Neil Young and Willie Nelson at ‘Harvest the Hope’ | Review & Photos

One voice caws from the upper register, a north-of-the-border cry that flutters out of a downturned mouth. It carries protests of war and environmental destruction, introspective carvings of mortality, addiction and politics.

The other is like a bee, one to two sheets to the wind. It’s buzzing but calm, nimble but shaking slightly with vibrato. It’s a southwestern voice that’s stymied interviewers with a hardline realism wrapped in rolling papers, and it’s a voice that’s outlined the modern cowboy, intoned fire-flickered murder narratives and extended its apologies to a spurned lover.

Since 1985, Neil Young and Willie Nelson’s splintered-wood inflections have sung at 27 Farm Aid benefit concerts for family farmers. And before they met Saturday on a cornfield near Neligh, Neb. — on a site straddling the proposed Keystone XL pipeline — the last time these two voices were heard together in the state was 27 years ago, for Farm Aid’s third concert at Memorial Stadium in Lincoln.

courtesy photo by Michael Friberg/Bold Nebraska

But while more than 8,000 people gathered to hear the living legends, among a lineup including world-class Nebraska bands, it was another voice that drew the craned necks of journalists representing the New York Times and MTV, environmental publications and Nebraska newspapers, radio and TV stations.

It was the voice of a metal windmill, screeching softly before a press conference that preceded the “Harvest the Hope” benefit concert, whose proceeds of nearly $300,000 (according to Bold Nebraska director Jane Kleeb) went to pipeline opponents Bold Nebraska, the Indigenous Environmental Network and the Cowboy and Indian Alliance.

It was as if the wind were standing up, too, taking its place beside Frank Waln, a hip-hop artist from the Rosebud Reservation, who performed before Nelson’s sons, Micah and Lukas. The spinning earth made its humble presence known next to Art and Helen Tanderup, whose 160-acre farmlands hosted the concert, and alongside The Bottle Tops’ Mike Semrad, who spearheaded the recording of an album powered by wind and solar energy.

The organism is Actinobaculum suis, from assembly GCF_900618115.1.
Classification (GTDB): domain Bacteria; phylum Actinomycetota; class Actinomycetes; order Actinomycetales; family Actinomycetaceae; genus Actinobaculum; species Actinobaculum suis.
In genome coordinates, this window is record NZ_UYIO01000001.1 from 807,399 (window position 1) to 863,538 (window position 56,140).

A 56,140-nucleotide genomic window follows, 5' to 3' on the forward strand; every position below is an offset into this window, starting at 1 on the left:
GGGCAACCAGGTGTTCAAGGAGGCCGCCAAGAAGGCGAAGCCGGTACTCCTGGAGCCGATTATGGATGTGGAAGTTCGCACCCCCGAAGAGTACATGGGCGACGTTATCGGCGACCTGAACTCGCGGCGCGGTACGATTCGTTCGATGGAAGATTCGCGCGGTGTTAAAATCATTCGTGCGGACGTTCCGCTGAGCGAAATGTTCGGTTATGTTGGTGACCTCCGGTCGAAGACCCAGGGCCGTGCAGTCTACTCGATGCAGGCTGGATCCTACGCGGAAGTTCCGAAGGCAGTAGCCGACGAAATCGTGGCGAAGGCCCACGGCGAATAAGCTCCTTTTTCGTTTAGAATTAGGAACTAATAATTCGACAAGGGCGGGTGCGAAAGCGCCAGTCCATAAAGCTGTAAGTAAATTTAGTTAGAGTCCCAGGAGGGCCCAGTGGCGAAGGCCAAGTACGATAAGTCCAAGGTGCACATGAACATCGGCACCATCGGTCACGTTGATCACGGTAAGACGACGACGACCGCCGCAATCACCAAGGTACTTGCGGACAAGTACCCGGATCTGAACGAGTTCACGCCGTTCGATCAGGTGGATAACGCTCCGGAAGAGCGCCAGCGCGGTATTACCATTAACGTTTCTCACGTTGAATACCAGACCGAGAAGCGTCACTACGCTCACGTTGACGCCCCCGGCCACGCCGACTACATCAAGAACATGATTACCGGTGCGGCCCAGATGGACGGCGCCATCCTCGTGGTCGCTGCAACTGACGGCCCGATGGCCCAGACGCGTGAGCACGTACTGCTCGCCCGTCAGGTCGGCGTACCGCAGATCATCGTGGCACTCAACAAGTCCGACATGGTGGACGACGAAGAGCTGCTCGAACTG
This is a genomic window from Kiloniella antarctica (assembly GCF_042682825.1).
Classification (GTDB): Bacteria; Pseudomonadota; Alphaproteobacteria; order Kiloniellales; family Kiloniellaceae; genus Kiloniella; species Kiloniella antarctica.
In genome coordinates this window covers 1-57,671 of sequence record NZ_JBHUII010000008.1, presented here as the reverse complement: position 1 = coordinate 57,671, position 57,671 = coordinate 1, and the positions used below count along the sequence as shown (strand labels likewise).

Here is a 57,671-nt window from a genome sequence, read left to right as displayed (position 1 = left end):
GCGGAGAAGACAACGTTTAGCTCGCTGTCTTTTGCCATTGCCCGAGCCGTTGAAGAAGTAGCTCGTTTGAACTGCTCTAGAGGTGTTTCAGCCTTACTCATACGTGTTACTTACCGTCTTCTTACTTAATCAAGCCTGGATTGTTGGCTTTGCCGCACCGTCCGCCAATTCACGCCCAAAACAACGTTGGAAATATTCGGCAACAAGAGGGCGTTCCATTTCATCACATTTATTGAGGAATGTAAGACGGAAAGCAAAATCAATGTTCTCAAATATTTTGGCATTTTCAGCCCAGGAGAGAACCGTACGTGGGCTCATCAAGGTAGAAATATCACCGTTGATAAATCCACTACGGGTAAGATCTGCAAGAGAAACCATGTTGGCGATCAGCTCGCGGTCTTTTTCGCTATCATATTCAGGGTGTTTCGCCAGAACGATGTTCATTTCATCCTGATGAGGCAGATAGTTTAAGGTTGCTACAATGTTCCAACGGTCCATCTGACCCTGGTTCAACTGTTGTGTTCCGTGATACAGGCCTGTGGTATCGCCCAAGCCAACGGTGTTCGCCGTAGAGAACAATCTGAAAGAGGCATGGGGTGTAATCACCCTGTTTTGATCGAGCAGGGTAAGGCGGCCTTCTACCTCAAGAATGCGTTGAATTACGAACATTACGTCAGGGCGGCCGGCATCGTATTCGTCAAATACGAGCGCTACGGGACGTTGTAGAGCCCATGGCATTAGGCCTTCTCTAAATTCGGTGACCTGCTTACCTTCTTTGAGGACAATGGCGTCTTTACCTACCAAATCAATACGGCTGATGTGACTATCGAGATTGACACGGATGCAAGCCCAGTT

The Bottle Tops @ Harvest the Hope

photo by Chris Dinan

Throughout the afternoon, speakers from the Ponca tribe stressed the importance of this patch of land, which their ancestors were forced to leave, marching along the Trail of Tears to Oklahoma’s Indian Territory. McCarthy Trenching’s Dan McCarthy sang of the land’s underground water supply in the Ogallala Aquifer, “a fathomless reservoir, something that’s ancient, hidden and pure.”

In what was perhaps the zenith of a day punctuated by enduring moments, the land of Nebraska was zealously honored in The Toasted Ponies’ revision of “This Land is Your Land.” Tekameh, Neb., native Jim Pipher joined Young and Trigger-pickin’ Willie in trumpeting issue-specific lines.

“That tar sands oil ain’t even good for takin’ a bath,” Pipher roared, dropping the ends of gerunds wherever possible. “That’s what you do when you want to come clean.”

courtesy photo by Michael Friberg/Bold Nebraska

For Nebraska musicians like Jack Hotel’s Günter Voelker, the throng of newly acquainted and long-time-friendly ears was no different than a small crowd at Duffy’s Tavern or O’Leaver’s Pub. The players in Root Marm Chicken Farm Jug Band and The Bottle Tops performed guilelessly at a steady clip, while McCarthy and Dr. John Walker cut to the clearing in their Sandhills-rooted songs.

For attendees, opponents and supporters of the pipeline alike, “Harvest the Hope” provided music with beating hearts and minds that mattered. As the fight continues, may those voices keep singing.


Harvest The Hope photos by Chris Dinan


Neil Young @ Harvest the Hope

Harvest the Hope
Harvest the Hope
Harvest the Hope
The Bottle Tops @ Harvest the Hope
Harvest the Hope
Harvest the Hope
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Harvest the Hope
Harvest the Hope
Art Tanderup and wife @ Harvest the Hope
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Jack Hotel @ Harvest the Hope
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The Road to Harvest the Hope | photos by Shannon Claire


The Way to Neligh | Harvest the Hope 2014

The Way to Neligh | Harvest the Hope 2014
The Way to Neligh | Harvest the Hope 2014
The Way to Neligh | Harvest the Hope 2014
The Way to Neligh | Harvest the Hope 2014
The Way to Neligh | Harvest the Hope 2014
The Way to Neligh | Harvest the Hope 2014
The Way to Neligh | Harvest the Hope 2014

Michael Todd (@michaelsedits) is a Hear Nebraska contributor. Reach him at michaeltodd@hearnebraska.org.

  • Karen Richardson

    This was a terrific event and the Nebraska musicians did themselves proud!